I feel like Heaven and Hell definitely went out on top. You guys were killing it out there live.
Oh yeah. Towards the end of the last Heaven and Hell tour, we were smoking. We were jamming away and Tony’s “Heaven and Hell” solo got to be 20 minutes long because we were jamming so much. Everybody was just musically happy. There was another album in the works and if Ronnie was still here we would’ve done another one. The interesting thing with Ronnie was that when I went down and first played with Black Sabbath in 1980 in LA, I went down and met Ronnie and Tony the night before and then met Geezer and Geoff Nichols the next day. The first song we played was “Neon Knights” and on the last show we played with Ronnie that was the last song we played.
That is so amazing. It’s like full circle.
Yeah. It was a full circle. It was a journey with Ronnie from there to the end. We completed that whole journey of 30 something years with “Neon Knights.” It was really weird. I mean, what are the chances of ending with the same song that you started with? That was one of his favorite songs.
Well, my brother Carmine is 11 years older than me so he had a band rehearsing in the house. They’d set all their equipment up in the front room of the house. I would be sitting there watching them and looking at all the gear. It was fucking exciting. To me that was better than going to school and learning about Abraham Lincoln or something [laughs]. That totally influenced me. I started banging on the drums and eventually Carmine showed me a few things and as I got more serious, he told my parents to send me for drum lessons at 10 years old. I went to the same guy that Carmine went to. My mother would take me on two buses to the lessons every Saturday. I knew in those early years when I was 8 or 9 years old that I wanted to do this. I didn’t even think about anything else. When you’re a kid, you don’t think about “what am I going to do to survive?” or “I need something to fall back on.” I didn’t think anything like that. I just thought about drums, I practiced hard, and I studied my lessons. I learned a lot and kept my ears opened up to learn.
Speaking of Carmine, there’s been this long, ongoing debate on how to actually say your last name. So what is the right way?
Oh man, I haven’t heard that before [laughs]. Well, my father says Appice (A-puh-see). Carmine used to say it that way too. If you listen to a Vanilla Fudge (Carmine’s early band) called Near The Beginning, a live album, he does a drum solo and Tim Bogen introduces him “Carmine A-puh-see on the drums.” When he started working with Rod Stewart, Rod used to call him “Carmine Appice (Uh-piece)” so he changed it to that [laughs]. That’s around when I first started getting together with Derringer and I didn’t like that. I thought it sounded like “A piece of pizza” or something [laughs]. So I said fuck that and I went by “A-puh-see” and it’s been going on and on. That’s why we do this thing called Drum Wars. We did a video in the 90’s and now we’re planning on doing some live dates where we’ll be battling for the correct pronunciation of the name [laughs].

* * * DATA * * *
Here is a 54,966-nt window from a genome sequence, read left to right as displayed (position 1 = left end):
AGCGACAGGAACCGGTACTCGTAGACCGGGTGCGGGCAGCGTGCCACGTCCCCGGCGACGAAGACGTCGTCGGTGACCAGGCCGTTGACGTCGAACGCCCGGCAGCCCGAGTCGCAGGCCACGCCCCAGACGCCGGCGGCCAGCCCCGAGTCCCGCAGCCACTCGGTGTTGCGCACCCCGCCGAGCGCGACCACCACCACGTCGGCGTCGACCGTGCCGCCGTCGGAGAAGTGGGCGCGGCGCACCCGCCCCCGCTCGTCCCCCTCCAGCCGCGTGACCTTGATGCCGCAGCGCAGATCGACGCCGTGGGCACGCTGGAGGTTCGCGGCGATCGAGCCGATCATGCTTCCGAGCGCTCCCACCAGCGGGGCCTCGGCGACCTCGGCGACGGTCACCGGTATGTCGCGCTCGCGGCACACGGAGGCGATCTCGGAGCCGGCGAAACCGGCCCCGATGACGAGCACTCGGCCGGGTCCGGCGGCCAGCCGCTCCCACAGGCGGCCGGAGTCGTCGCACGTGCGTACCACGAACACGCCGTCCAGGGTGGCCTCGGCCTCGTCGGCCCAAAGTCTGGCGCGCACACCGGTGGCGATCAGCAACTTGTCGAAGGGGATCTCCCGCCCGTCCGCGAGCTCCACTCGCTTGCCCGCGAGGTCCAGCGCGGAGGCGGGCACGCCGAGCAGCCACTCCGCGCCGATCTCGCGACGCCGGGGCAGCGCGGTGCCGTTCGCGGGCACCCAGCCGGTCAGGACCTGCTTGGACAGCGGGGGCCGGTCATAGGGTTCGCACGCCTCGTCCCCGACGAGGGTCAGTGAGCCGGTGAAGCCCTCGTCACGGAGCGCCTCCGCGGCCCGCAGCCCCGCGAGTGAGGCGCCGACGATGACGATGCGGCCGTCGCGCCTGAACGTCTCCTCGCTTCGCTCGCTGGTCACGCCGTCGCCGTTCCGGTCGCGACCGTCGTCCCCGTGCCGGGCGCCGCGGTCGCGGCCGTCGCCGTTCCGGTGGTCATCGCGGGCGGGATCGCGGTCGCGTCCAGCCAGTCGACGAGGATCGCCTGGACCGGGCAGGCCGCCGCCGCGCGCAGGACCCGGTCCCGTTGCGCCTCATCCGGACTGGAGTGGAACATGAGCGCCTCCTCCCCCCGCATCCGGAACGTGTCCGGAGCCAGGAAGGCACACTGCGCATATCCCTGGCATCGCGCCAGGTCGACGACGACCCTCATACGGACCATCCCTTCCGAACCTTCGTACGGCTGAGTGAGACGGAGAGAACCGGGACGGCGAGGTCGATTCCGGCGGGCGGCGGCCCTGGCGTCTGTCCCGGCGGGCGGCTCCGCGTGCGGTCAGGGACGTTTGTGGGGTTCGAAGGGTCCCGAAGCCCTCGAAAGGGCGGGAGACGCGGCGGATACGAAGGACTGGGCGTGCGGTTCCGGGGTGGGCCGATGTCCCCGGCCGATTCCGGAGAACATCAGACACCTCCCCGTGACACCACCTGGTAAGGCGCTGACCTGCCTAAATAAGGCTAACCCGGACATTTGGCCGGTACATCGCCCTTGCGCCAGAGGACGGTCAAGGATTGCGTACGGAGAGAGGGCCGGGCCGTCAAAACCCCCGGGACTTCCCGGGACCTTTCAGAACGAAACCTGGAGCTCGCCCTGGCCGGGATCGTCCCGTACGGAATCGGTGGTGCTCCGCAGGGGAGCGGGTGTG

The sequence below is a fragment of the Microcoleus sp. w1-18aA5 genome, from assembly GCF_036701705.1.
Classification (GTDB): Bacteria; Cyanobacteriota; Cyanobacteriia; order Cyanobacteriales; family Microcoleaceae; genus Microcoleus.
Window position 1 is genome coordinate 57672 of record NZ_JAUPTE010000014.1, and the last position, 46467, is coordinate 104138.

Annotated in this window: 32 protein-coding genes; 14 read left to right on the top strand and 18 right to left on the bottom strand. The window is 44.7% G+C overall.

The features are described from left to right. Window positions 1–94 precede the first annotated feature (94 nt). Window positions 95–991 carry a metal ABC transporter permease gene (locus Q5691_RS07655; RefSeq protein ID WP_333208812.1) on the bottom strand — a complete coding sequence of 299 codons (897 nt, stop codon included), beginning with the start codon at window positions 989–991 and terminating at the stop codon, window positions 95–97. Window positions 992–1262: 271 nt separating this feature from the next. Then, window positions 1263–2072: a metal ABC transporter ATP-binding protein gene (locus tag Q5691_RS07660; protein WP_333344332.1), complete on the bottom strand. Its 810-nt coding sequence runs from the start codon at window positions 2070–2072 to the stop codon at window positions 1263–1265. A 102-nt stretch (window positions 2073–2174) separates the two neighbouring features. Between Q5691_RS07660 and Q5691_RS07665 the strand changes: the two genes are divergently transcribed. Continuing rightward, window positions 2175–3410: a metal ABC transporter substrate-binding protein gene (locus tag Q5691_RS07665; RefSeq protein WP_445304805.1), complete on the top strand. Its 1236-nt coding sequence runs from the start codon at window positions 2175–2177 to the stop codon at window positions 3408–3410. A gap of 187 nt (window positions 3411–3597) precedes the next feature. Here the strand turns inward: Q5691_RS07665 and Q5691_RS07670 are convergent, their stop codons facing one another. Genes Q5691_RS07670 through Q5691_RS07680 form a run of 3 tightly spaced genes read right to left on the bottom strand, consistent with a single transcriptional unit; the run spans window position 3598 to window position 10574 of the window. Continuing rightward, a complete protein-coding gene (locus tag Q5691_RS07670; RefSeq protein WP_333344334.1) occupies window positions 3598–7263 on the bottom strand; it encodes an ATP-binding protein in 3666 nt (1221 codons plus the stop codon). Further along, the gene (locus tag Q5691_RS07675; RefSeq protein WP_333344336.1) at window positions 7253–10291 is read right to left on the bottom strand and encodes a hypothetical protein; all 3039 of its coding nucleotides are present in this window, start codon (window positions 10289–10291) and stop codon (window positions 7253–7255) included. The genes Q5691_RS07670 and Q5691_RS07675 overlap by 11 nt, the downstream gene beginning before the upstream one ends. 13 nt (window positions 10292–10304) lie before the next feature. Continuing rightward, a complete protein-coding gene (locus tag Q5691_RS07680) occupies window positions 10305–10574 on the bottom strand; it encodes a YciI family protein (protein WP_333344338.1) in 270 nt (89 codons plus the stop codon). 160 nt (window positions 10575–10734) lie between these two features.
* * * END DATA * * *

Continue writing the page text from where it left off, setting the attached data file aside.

Vinny, you were young when you first joined Sabbath. Did it blow your fucking mind that you were playing with Black Sabbath or was it just a good gig for you?
Ok, here’s another secret. I worked with John Lennon, Rick Derringer, Black Sabbath and Dio. All the people I ever played with I was never a big fan of except for John Lennon. I knew who all these people were and I respected them as musicians so I was very professional when I went into these gigs. Even with John Lennon I didn’t go, “Holy shit! He’s in the same room with me.” I just went in and said, “Ok, what do we need to do?” [laughs] I had complete respect and admiration for Sabbath but I never went into it as a fan. Honestly, that was probably better because it was more of a level playing field. When I joined Sabbath, I had never bought a Sabbath record. I had heard them over at a friend’s house in Brooklyn. He played me the first Black Sabbath album and I went, “Wow, that’s some scary shit.” I actually didn’t like the drums on the album to be honest. Bill’s a different drummer than I am. I liked big sound and more groove like John Bonham. Bill’s playing was a different kind of playing. When I joined the band we only had four days of rehearsal before playing in Hawaii at a 30,000 seat venue so there was no time to think about it [laughs]. Back when I joined the band they were all happy so we’d rehearse for an hour and then go to the pub for two hours and them come back and play a little bit. At that time I was the only “other” drummer that Tony and Geezer had played with.